Managing expectations: In general it’s difficult to convert customers quickly and directly through social media, so conversion should not be the goal, otherwise you’ll be disappointed due to misplaced expectations. Use social media to convey your company’s unique personality and illustrate why you’ll make a good business partner, and convert your audience to leads gradually, by directing those leads to content that can convert, like a downloadable resource on your website, for example.
Networking is valuable for professionals at all stages in their career. A network of contacts is not only useful for peer-to-peer support, it can also be a great source of new opportunities and new business.
Investing in building a network is all about creating connections that can prove valuable to both parties at a point in the future. And it happens across all communication channels, from direct interaction and industry events to social media and online meetings.
Key to success: interpersonal skills and relationship-building
Successful networking relies not on your brand and online presence, but your ability to create meaningful connections with people and maintain or grow them over time. As such, the most valuable skills that come into play in this context are interpersonal skills and ability to build relationships.
You can explore this further in this related article: The 3 Secrets to Getting a Steady Flow of Clients Through Professional Networking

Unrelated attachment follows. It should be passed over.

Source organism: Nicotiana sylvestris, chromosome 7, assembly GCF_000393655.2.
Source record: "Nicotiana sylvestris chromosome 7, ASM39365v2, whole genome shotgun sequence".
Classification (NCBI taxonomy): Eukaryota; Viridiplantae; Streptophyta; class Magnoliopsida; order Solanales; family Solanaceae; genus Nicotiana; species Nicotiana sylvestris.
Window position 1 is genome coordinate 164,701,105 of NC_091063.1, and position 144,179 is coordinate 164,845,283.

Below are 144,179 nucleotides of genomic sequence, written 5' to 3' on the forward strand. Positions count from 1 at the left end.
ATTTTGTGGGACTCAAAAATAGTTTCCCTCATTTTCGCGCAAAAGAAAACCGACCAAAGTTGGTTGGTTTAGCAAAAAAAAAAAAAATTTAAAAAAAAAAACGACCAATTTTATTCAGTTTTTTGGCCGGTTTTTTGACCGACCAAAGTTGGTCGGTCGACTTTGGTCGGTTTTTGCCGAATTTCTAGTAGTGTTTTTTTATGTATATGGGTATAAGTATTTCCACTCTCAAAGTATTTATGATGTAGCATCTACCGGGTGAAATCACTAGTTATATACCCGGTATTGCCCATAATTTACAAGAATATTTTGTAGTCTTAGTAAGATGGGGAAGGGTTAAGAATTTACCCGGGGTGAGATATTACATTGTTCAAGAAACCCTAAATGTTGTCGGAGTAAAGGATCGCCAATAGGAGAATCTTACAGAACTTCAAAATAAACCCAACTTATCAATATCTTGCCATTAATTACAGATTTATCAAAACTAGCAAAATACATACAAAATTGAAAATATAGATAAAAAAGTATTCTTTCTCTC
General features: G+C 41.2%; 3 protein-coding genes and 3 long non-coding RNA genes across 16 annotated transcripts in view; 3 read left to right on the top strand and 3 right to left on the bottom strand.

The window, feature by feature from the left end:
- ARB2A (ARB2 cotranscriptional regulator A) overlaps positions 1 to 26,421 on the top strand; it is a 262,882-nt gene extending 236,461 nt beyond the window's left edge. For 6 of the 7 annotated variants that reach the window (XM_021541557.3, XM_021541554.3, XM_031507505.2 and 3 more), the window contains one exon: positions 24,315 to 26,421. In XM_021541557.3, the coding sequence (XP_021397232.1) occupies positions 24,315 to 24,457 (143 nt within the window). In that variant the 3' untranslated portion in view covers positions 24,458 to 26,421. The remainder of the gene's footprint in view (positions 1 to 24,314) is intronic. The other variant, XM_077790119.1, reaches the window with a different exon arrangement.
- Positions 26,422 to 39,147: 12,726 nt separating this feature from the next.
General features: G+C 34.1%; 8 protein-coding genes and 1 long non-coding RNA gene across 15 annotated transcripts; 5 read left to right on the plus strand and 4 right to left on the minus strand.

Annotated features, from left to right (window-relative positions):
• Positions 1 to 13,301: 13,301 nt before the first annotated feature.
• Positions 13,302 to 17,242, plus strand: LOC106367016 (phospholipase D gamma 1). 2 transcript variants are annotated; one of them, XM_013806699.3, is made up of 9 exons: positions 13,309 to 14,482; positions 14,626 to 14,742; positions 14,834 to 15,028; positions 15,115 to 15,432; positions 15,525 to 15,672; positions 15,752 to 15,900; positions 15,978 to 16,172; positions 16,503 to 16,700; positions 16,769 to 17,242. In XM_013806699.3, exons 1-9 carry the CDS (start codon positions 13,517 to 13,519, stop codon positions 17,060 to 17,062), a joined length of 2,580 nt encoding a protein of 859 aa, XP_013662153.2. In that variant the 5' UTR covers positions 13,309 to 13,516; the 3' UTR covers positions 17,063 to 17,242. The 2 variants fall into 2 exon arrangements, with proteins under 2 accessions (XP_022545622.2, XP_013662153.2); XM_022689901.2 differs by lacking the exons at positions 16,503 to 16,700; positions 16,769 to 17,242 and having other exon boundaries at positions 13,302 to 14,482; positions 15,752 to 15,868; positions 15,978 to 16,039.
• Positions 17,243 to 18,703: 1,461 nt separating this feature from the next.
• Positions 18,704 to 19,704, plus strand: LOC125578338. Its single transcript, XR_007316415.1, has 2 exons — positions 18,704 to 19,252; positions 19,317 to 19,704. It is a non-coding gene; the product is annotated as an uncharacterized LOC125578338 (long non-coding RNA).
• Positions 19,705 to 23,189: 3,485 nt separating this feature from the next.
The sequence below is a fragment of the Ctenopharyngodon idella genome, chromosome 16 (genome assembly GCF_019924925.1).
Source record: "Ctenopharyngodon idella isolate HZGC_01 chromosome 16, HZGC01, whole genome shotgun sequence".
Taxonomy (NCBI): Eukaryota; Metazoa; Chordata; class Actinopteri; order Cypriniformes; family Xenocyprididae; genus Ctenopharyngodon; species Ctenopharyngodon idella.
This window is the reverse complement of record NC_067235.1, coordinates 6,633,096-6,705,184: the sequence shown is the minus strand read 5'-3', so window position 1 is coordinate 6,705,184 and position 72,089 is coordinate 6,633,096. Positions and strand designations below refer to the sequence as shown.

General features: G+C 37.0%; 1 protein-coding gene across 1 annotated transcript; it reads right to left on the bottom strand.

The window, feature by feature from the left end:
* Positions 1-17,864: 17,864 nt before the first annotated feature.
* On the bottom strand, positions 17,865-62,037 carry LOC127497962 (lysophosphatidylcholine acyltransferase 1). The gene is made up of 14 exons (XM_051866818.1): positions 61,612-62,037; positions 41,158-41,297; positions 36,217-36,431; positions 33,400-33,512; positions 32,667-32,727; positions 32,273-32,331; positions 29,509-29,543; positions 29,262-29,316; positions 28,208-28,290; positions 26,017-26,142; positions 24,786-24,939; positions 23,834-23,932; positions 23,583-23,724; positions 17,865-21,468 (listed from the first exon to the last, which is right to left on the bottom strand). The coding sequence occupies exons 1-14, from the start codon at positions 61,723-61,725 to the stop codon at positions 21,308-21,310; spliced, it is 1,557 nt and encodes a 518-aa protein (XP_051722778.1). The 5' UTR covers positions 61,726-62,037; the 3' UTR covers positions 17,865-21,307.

7. Industry Events And Trade Fairs
Industry events and trade fairs can be costly, especially if you need to travel to participate. There are also costs for accommodation, renting a booth, promotional content, and more. However, the potential for creating very good opportunities through direct contact with prospects tends to be high.
Key to success: Planning
Making the most of an industry event or trade fair will require good planning beforehand, especially in terms of the strategy you’ll employ to attract and keep prospects. This could include a special offer for other event attendees. It will also require diligent follow-up after the event.
8. Partnerships And Resellers
The big advantage of working with partners and resellers is the expanded reach without the upfront costs. Partners and resellers will promote your company in directions that may be difficult or costly for you, and they will do it at their own expense in exchange for a sales commission.
Key to success: well thought out deals with partners and resellers that will be advantageous for both sides – profitable enough to motivate them, and sustainable for your company.
A mature customer acquisition strategy will take into account most, if not all, of the directions listed above. A good strategy also involves making effective budget allocations to each direction that’s relevant, and measuring the return and success rate of each. Good luck!